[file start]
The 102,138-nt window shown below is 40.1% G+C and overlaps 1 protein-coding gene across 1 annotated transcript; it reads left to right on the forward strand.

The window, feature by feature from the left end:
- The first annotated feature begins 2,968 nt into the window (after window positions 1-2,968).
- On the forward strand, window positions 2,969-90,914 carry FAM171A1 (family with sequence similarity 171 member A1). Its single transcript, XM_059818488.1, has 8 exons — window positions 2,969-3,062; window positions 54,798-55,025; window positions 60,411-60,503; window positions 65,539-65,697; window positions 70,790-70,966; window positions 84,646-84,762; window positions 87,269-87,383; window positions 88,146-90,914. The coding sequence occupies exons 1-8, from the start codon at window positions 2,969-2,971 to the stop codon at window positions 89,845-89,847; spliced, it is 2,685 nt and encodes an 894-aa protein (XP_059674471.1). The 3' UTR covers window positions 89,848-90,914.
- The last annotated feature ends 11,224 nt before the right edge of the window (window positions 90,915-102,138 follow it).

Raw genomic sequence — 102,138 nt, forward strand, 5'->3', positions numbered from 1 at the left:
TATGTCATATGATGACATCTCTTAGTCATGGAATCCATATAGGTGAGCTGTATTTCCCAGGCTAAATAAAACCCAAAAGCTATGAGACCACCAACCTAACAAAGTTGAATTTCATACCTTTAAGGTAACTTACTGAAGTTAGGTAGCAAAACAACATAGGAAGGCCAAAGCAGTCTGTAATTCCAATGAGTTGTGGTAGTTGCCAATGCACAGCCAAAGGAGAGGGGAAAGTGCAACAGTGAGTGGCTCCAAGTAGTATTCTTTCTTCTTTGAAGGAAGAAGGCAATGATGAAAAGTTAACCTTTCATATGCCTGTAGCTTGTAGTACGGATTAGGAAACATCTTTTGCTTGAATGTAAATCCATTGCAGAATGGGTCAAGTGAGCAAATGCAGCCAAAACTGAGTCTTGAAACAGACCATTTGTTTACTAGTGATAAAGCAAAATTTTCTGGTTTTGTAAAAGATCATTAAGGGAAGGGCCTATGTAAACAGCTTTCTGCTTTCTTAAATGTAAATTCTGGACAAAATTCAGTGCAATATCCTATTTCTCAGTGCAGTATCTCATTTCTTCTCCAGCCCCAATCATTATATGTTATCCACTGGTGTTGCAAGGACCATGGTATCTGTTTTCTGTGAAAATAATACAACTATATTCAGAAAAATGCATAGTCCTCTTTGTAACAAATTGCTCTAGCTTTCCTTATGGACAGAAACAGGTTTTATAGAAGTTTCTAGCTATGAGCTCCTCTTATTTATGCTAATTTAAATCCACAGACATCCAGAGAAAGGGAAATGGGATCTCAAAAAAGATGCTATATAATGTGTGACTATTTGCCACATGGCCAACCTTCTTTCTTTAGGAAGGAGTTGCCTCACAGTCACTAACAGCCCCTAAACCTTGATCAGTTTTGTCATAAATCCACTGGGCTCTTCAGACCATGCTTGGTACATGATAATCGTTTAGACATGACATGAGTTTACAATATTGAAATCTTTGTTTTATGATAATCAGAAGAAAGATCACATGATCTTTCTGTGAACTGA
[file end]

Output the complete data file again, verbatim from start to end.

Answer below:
The 102,138-nt window shown below is 40.1% G+C and overlaps 1 protein-coding gene across 1 annotated transcript; it reads left to right on the forward strand.

The window, feature by feature from the left end:
- The first annotated feature begins 2,968 nt into the window (after window positions 1-2,968).
- On the forward strand, window positions 2,969-90,914 carry FAM171A1 (family with sequence similarity 171 member A1). Its single transcript, XM_059818488.1, has 8 exons — window positions 2,969-3,062; window positions 54,798-55,025; window positions 60,411-60,503; window positions 65,539-65,697; window positions 70,790-70,966; window positions 84,646-84,762; window positions 87,269-87,383; window positions 88,146-90,914. The coding sequence occupies exons 1-8, from the start codon at window positions 2,969-2,971 to the stop codon at window positions 89,845-89,847; spliced, it is 2,685 nt and encodes an 894-aa protein (XP_059674471.1). The 3' UTR covers window positions 89,848-90,914.
- The last annotated feature ends 11,224 nt before the right edge of the window (window positions 90,915-102,138 follow it).

Raw genomic sequence — 102,138 nt, forward strand, 5'->3', positions numbered from 1 at the left:
TATGTCATATGATGACATCTCTTAGTCATGGAATCCATATAGGTGAGCTGTATTTCCCAGGCTAAATAAAACCCAAAAGCTATGAGACCACCAACCTAACAAAGTTGAATTTCATACCTTTAAGGTAACTTACTGAAGTTAGGTAGCAAAACAACATAGGAAGGCCAAAGCAGTCTGTAATTCCAATGAGTTGTGGTAGTTGCCAATGCACAGCCAAAGGAGAGGGGAAAGTGCAACAGTGAGTGGCTCCAAGTAGTATTCTTTCTTCTTTGAAGGAAGAAGGCAATGATGAAAAGTTAACCTTTCATATGCCTGTAGCTTGTAGTACGGATTAGGAAACATCTTTTGCTTGAATGTAAATCCATTGCAGAATGGGTCAAGTGAGCAAATGCAGCCAAAACTGAGTCTTGAAACAGACCATTTGTTTACTAGTGATAAAGCAAAATTTTCTGGTTTTGTAAAAGATCATTAAGGGAAGGGCCTATGTAAACAGCTTTCTGCTTTCTTAAATGTAAATTCTGGACAAAATTCAGTGCAATATCCTATTTCTCAGTGCAGTATCTCATTTCTTCTCCAGCCCCAATCATTATATGTTATCCACTGGTGTTGCAAGGACCATGGTATCTGTTTTCTGTGAAAATAATACAACTATATTCAGAAAAATGCATAGTCCTCTTTGTAACAAATTGCTCTAGCTTTCCTTATGGACAGAAACAGGTTTTATAGAAGTTTCTAGCTATGAGCTCCTCTTATTTATGCTAATTTAAATCCACAGACATCCAGAGAAAGGGAAATGGGATCTCAAAAAAGATGCTATATAATGTGTGACTATTTGCCACATGGCCAACCTTCTTTCTTTAGGAAGGAGTTGCCTCACAGTCACTAACAGCCCCTAAACCTTGATCAGTTTTGTCATAAATCCACTGGGCTCTTCAGACCATGCTTGGTACATGATAATCGTTTAGACATGACATGAGTTTACAATATTGAAATCTTTGTTTTATGATAATCAGAAGAAAGATCACATGATCTTTCTGTGAACTGA